Agronomists are using new autonomous robots to help them breed better crops. One example is the TerraSentia robot developed by the University of Illinois at Urbana-Champaign's Girish Chowdhary.
The wheeled machine is equipped with a camera, and navigates by laser-scanning its environment in order to collate a wealth of information on crop fields and automate measurement of plant phenotypes. By making plant phenotyping more reliable, researchers hope TerraSentia and similar machines can optimize crop yields with greater efficiency than humans.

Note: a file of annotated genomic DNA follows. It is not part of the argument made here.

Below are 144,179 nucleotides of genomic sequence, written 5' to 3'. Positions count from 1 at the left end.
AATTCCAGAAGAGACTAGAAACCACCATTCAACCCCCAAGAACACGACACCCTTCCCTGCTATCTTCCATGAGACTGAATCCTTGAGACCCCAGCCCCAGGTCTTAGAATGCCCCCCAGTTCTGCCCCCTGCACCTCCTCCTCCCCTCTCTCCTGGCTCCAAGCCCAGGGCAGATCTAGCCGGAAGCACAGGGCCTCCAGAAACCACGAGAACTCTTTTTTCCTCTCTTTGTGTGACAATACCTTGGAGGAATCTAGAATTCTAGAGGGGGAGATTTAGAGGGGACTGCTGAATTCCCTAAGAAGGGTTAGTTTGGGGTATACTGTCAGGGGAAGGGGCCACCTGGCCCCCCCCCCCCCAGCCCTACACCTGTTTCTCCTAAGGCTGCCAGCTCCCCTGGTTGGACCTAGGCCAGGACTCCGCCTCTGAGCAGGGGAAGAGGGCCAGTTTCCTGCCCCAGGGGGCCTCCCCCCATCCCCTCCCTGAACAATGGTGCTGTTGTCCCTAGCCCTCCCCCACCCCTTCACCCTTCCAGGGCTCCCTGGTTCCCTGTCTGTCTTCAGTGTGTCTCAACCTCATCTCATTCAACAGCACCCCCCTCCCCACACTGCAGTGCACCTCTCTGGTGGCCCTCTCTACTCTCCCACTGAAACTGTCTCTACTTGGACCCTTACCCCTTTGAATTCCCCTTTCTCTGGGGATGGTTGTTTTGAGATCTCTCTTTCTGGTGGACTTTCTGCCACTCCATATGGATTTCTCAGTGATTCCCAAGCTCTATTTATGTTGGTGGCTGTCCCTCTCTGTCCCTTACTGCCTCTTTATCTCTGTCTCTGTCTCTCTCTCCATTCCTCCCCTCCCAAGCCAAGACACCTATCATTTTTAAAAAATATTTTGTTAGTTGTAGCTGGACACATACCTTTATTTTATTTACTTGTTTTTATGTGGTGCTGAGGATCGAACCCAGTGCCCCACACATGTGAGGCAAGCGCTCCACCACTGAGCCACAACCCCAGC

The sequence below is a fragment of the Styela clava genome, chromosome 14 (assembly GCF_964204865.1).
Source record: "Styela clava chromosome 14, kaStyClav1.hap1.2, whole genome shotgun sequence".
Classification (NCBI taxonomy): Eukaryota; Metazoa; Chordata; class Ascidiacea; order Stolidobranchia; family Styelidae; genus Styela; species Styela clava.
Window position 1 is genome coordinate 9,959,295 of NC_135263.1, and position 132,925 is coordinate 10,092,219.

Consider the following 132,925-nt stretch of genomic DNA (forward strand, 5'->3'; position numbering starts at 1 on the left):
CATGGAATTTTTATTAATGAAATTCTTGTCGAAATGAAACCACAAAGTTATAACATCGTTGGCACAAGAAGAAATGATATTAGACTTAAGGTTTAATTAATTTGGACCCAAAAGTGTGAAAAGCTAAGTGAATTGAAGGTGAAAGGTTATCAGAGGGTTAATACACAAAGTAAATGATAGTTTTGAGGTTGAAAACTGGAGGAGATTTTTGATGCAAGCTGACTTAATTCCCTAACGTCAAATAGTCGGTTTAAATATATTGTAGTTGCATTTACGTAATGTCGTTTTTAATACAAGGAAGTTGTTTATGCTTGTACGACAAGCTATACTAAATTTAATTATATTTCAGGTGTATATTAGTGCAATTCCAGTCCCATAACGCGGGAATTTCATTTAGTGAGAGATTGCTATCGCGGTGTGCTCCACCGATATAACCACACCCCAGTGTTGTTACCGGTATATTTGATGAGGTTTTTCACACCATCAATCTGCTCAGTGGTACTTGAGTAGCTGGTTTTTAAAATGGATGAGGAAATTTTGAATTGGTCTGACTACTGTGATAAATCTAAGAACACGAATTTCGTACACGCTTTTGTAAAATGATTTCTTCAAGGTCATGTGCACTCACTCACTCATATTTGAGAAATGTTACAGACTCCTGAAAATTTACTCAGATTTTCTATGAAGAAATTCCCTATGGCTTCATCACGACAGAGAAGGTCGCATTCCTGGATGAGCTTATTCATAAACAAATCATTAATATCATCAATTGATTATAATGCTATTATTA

Said Neil Hausmann at Corteva, a spin-off of agricultural giants Dow Chemical and DuPont, “There’s definitely a niche for this kind of robot. It provides standardized, objective data that we use to make a lot of our decisions. We use it in breeding and product advancement, in deciding which product is the best, which ones to move forward and which ones will have the right characteristics for growers in different parts of the country.”
From The New York Times
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